Time seemed to stand still as he flew down the twisting trail, but at last, he reached the bottom. Stopping to catch his breath, he looked around.
Don’t be careless now, Bean—no idea what to expect, do we?
After he stopped panting, he crept softly, deeper, into the forest, using every sense available to him.
He stopped again, turning his head. A strong odor of burning, like that of hair or cloth, assailed his nostrils from the right. His other senses told him the . . . things . . . were still there. He felt their presence. They were like shards of dark glass. He sensed them standing around a body on the forest floor. He could even hear them as they talked amongst themselves in a growling mutter. He moved closer. There were six or seven of them: he could tell by the red, glowing eyes.
Their words became clearer as one of them launched a kick towards the prone form on the ground.
“Why blame me, Goldark? It wasn’t me who delivered the killing blow,” he heard it say, its voice thin and piercing. “That was— ” His voice cut off as the one that must have been Goldark growled.
“Shut up. You started it. Who do you think you are? I’m in charge of this expedition, and I give the orders, not you.”
“I don’t think she’s dead,” another one said. “Her merkaba remained stable until she was closer to the ground.”
“Well then, we must take her back with us,” said the first one. It ignored an enraged growl from Goldark as it moved towards the figure on the ground. “Mistress says Astrabal wants the girl, alive. Maybe he can still get it out of her.”
The watcher felt a debilitating fear course through his body. It went beyond anything he’d ever known in his whole life. What were these creatures? Who was Astrabal? Fumbling under his robe, he gathered every last scrap of courage he could muster and lifted his flute to his lips with trembling hands. He blew.
The head of the creature closest to him whipped around, red eyes fastening him with a gaze that took his breath away. He felt as if he were pinned down. His arms grew heavy, and it took all his strength just to keep the flute to his lips. His lungs, empty of air, could not draw another breath. He choked, his vision clouded over and the world around him dimmed. Muffled sounds that he could not identify drew closer. He watched as the creature, its arms outstretched, moved in slow motion, as if underwater, towards him.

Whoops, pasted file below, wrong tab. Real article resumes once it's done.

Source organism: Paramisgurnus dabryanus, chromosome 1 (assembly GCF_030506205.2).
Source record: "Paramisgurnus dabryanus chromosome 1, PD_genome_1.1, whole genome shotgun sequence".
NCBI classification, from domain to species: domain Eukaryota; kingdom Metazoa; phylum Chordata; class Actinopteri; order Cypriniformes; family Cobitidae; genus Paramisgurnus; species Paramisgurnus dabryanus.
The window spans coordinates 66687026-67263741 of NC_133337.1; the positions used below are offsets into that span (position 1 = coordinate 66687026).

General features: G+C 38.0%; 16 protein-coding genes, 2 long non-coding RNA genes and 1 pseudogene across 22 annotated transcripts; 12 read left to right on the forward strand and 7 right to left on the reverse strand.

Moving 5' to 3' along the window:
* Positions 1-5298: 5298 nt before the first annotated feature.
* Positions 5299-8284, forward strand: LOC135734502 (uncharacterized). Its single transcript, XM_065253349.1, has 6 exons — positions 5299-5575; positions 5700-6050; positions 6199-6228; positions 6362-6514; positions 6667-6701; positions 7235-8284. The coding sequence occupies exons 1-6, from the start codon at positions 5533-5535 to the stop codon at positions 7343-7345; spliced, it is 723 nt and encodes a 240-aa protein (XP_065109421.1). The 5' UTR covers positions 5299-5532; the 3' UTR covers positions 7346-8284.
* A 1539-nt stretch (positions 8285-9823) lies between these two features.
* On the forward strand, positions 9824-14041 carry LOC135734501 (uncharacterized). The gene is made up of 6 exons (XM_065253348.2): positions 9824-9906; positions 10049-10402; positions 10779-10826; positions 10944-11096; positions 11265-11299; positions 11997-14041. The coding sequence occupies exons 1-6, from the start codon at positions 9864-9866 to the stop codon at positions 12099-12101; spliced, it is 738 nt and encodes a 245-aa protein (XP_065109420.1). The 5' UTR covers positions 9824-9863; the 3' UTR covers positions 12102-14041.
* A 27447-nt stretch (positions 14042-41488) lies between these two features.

Don’t look at them! He squeezed his eyes shut and, with one last effort, drew in a tiny breath. He blew it out again, sharply, into the flute as beaded sweat prickled his face. He fell to his knees, gasping.
It was enough. The creature screamed, and covered its head with its arms.
Emboldened, but feeling stronger now too, he blew again, his eyes still closed, and the notes tumbled out. He could see them in his inner vision, clear and brilliant of hue. The shadows hissed and growled as the colors radiated, spiralling vertically now around the flute. His fingers danced, faster and faster as his fear began to dissipate. Discordant screeches from the cringing shadows mingled with the pristine notes from his flute.
A column of light with glowing tendrils formed around his body, and, opening his eyes, he danced towards the creatures. The column moved with him. It grew larger with every breath he piped. A glowing tendril caressed the first shadow figure in its path. The wail that came out of the hole in the creature’s face made his blood run cold, but he continued to pipe.
The shadow shuddered. It gave a small hop, as if to fly away, only to encounter more of the incandescent glow. With a small pop and a flash, it disappeared. The other shadows moaned, shrinking back, uncertain now what it was they faced. One of them lifted a claw and released a fiery bolt towards him, but as soon as it struck the column, it vanished. Groans turned to wails as two more shadows disappeared into the brilliant light. With a collective shriek, the remaining three, like fiery sparks, fled into the night sky.
The man hurried over to the prone figure on the forest floor. He could see now that she was a young woman. With long fingers gently probing her wrist, he felt for a pulse, but there was no sign of life. He tried her neck. Was that her pulse, he wondered, or was it just the flutter of dying muscles? Maybe the shadows were right, maybe she was dead. But he wasn’t going to give up.
He lifted his flute again and blew, the notes softer than before, the air more lilting now. The colors spread out in a gentle, pink wave towards the body. He piped for a while, then stopped and listened, feeling again for a pulse. He changed the notes; this time to a fiery green. The colors flashed, swirling first around the body, disappearing into the visibly bruised and bloodied areas on her head. Sweat glistened on his face, but he did not let up, not even for a moment. Still, the girl did not move.
Feeling for a pulse, he wiped his brow with his robe, then started again, from the beginning. He did not know how long he kept it up, but it was only when he put his flute away and sighed, shaking his head, that he heard another sound. It had sounded like a gasp. He froze, and waited. There it was, again! He felt her neck, and—Yes! A strong pulse now. Removing his cloak he wrapped it around the woman and then lifted her up in his arms. He turned, walking as quick as he dared, deeper into the forest.